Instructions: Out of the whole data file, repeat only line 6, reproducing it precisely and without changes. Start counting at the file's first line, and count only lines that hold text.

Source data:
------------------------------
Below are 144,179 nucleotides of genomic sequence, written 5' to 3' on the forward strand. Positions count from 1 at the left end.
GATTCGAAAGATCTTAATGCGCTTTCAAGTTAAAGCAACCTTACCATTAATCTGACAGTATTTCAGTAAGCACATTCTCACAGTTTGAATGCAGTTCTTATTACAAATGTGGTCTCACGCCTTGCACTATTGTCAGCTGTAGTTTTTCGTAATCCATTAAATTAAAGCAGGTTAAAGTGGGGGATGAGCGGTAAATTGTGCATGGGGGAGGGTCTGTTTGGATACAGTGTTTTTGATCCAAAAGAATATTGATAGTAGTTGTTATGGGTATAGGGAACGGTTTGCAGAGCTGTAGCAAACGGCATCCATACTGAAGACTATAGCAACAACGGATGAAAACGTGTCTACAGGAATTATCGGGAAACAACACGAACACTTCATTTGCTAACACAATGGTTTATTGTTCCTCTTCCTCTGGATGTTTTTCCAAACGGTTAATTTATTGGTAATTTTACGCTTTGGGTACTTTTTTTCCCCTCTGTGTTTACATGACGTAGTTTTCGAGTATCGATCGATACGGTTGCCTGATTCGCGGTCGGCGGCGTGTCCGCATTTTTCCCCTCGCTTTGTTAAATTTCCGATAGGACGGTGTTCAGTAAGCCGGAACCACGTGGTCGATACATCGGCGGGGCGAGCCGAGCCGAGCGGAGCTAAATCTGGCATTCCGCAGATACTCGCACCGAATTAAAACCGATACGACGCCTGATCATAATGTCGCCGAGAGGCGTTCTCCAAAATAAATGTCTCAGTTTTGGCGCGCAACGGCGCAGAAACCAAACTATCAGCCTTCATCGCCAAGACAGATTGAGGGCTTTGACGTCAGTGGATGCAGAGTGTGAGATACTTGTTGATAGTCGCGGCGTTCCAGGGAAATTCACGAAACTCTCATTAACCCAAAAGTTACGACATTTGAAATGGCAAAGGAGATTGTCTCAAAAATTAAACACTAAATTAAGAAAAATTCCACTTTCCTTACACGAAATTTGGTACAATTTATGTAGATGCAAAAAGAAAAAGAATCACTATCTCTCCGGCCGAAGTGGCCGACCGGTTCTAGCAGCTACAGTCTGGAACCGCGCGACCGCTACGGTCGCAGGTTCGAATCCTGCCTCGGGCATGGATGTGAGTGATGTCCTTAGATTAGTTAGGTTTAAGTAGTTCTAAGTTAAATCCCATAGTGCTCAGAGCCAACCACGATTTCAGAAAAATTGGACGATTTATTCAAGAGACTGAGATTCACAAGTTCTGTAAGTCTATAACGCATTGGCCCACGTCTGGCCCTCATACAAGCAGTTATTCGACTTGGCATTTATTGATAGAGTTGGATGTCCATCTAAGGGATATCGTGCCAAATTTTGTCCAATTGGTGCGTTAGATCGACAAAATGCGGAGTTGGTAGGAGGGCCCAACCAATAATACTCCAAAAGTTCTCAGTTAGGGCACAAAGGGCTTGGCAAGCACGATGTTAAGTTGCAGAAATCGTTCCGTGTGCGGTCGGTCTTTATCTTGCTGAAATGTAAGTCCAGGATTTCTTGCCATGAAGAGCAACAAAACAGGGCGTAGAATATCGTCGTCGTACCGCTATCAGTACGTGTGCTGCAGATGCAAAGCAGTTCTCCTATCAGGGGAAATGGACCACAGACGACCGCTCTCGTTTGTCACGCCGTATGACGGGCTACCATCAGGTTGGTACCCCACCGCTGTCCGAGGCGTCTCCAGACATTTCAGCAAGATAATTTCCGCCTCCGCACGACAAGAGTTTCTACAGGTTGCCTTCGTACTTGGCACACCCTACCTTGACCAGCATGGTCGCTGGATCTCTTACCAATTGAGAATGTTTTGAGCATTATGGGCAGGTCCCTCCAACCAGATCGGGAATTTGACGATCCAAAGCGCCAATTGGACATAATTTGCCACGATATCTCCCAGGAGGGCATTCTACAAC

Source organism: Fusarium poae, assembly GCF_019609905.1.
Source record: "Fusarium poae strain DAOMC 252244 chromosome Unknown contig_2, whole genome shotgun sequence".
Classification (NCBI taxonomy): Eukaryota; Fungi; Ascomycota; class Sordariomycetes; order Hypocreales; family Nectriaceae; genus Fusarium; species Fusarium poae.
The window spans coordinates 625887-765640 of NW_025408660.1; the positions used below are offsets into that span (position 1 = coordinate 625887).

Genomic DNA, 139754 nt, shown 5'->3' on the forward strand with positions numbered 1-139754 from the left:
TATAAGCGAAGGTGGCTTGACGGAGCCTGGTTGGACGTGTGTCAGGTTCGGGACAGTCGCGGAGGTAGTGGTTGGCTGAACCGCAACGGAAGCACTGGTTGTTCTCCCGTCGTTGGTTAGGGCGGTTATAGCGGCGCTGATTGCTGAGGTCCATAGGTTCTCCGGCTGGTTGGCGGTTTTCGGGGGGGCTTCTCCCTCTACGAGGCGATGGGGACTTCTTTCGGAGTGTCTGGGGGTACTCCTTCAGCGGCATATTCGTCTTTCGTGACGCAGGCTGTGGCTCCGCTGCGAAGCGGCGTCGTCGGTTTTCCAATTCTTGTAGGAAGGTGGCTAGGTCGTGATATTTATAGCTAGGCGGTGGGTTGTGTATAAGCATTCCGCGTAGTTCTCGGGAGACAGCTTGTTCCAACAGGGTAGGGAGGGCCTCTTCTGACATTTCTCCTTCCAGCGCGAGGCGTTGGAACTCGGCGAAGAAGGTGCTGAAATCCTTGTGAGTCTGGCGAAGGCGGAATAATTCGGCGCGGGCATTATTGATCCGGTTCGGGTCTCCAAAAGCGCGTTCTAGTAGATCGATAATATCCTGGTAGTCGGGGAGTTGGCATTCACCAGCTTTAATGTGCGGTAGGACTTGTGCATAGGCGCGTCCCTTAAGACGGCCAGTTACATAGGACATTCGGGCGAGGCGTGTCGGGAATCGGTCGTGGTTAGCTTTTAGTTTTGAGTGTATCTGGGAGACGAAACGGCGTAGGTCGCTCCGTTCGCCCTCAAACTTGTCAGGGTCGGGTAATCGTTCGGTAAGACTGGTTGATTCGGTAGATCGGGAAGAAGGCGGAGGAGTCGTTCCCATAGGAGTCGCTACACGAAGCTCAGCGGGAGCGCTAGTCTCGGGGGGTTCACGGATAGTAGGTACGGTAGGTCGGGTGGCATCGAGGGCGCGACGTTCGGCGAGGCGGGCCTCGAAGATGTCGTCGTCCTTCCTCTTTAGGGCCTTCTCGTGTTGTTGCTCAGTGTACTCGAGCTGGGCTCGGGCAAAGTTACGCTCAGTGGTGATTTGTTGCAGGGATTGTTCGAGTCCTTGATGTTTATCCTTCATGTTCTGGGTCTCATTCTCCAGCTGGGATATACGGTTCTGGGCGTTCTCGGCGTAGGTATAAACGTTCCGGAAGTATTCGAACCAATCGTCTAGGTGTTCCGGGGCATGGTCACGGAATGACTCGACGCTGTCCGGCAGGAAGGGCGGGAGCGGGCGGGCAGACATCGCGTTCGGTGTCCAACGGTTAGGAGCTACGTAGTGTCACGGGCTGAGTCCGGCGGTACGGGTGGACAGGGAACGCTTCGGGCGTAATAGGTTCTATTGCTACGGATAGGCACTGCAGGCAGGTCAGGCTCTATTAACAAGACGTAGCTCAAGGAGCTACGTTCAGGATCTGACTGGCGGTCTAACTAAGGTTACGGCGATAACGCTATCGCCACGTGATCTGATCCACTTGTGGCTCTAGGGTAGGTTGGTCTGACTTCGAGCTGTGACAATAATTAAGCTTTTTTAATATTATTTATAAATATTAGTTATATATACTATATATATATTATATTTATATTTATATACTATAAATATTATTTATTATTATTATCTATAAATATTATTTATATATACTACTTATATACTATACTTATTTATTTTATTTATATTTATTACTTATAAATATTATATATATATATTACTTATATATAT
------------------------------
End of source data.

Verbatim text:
The window spans coordinates 625887-765640 of NW_025408660.1; the positions used below are offsets into that span (position 1 = coordinate 625887).